Of the club

In 1992, attorney Lawrence Otis Graham couldn't join the Greenwich County Club in Connecticut because he was black, so he gained entrance by landing a job there clearing away dirty dishes from a dining room where club members ate.
At around two, Lois, the club's official secretary, asked me to help her send out a mailing to six hundred members after my shift. It seemed that none of the waiters wanted to stay late. And since the only other choice was the non-English speaking bus staff and dishwashers, I was it.  
She took me up to her office on the main floor and introduced me to the two women who sat with her. 
"Larry, this is Marge, whom you'll talk with in three months, because she's in charge of employee benefits." 
I smiled at the brunette.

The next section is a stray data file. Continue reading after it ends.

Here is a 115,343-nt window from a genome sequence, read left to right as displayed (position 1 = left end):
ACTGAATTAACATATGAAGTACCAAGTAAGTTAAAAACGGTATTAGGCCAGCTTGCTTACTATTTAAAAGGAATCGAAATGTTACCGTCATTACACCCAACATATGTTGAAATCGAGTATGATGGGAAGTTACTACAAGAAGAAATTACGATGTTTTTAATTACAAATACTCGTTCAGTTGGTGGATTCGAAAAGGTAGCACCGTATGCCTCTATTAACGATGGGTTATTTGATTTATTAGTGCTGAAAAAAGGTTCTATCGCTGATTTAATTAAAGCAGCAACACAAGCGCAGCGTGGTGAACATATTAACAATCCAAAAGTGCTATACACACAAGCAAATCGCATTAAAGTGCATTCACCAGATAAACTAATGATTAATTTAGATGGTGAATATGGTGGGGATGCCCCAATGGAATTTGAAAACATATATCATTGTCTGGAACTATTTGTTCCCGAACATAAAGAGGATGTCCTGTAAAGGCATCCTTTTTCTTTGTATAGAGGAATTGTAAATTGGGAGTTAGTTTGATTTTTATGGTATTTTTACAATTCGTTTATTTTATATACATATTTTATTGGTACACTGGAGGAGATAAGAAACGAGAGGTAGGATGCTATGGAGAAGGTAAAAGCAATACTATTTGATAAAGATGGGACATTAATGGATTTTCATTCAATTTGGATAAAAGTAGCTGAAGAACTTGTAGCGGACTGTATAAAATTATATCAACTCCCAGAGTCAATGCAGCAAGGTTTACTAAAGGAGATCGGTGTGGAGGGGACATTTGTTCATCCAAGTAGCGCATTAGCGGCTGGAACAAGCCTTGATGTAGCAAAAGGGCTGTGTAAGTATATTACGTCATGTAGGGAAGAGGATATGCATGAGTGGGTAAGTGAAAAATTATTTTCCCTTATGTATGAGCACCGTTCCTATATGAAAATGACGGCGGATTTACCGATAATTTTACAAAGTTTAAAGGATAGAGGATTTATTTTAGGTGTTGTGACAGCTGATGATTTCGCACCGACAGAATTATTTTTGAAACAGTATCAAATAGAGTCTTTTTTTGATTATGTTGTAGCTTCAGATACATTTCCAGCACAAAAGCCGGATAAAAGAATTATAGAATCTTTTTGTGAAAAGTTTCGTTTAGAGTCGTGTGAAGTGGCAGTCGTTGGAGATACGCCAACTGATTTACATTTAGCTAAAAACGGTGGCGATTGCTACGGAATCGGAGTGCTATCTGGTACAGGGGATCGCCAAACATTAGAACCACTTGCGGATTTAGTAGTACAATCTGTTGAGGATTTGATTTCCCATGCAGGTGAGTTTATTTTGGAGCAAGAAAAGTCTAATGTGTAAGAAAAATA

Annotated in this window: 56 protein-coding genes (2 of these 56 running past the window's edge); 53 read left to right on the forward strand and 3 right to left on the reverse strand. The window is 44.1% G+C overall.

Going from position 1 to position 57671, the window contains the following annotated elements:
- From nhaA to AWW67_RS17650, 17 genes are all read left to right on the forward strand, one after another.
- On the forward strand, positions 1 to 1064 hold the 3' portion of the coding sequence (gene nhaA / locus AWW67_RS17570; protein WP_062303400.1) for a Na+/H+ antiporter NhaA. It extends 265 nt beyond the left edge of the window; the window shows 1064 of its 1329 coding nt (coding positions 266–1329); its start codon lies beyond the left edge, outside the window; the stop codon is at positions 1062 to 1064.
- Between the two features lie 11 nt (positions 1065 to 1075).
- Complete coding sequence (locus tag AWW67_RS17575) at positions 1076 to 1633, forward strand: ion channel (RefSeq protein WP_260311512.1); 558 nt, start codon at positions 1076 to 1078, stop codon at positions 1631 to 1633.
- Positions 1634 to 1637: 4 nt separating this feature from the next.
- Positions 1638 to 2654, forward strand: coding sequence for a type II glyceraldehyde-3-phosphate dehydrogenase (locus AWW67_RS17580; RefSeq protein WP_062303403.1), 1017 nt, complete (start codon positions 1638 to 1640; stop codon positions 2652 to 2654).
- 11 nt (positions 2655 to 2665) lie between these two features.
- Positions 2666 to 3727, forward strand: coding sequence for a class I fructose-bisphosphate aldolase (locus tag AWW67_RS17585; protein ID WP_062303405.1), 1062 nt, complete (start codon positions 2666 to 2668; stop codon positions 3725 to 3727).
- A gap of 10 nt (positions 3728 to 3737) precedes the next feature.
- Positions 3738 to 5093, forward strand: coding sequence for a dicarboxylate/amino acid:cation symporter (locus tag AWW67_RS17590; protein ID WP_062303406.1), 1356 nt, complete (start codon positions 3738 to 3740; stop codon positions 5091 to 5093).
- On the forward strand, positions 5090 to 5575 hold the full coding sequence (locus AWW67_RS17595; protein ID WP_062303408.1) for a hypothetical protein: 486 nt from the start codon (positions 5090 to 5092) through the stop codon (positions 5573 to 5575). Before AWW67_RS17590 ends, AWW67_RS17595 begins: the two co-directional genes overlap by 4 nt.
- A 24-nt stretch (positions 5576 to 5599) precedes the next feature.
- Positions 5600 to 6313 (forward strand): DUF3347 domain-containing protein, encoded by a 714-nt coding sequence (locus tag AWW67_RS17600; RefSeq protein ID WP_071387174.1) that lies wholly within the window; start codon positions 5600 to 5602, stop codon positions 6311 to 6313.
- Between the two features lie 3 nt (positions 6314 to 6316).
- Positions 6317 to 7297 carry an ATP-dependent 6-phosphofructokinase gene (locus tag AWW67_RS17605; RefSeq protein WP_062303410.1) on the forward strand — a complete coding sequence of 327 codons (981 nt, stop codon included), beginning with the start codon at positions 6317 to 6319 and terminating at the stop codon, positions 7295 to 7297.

"And Larry, this is Sandy, whom you'll talk with after you become a member at the club, because she's in charge of members' accounts."
Both Sandy and I looked up at Lois with shocked expressions.
Lois winked, and at the same moment, the three jovial women burst out laughing.
--From the book Member of the Club: Reflections on Life in a Racially Polarized World.  Lawrence Otis Graham told his story on This American Life earlier this month.

From when she was a new mom

Anne Enright on the breast-feeding of her firstborn:
This baby is pure need -- a need you never knew you had. And all you have to offer is a mute part of your body which, you are told, will somehow start 'expressing', as though it might start singing "Summertime."
From the book Making Babies: Stumbling Into Motherhood.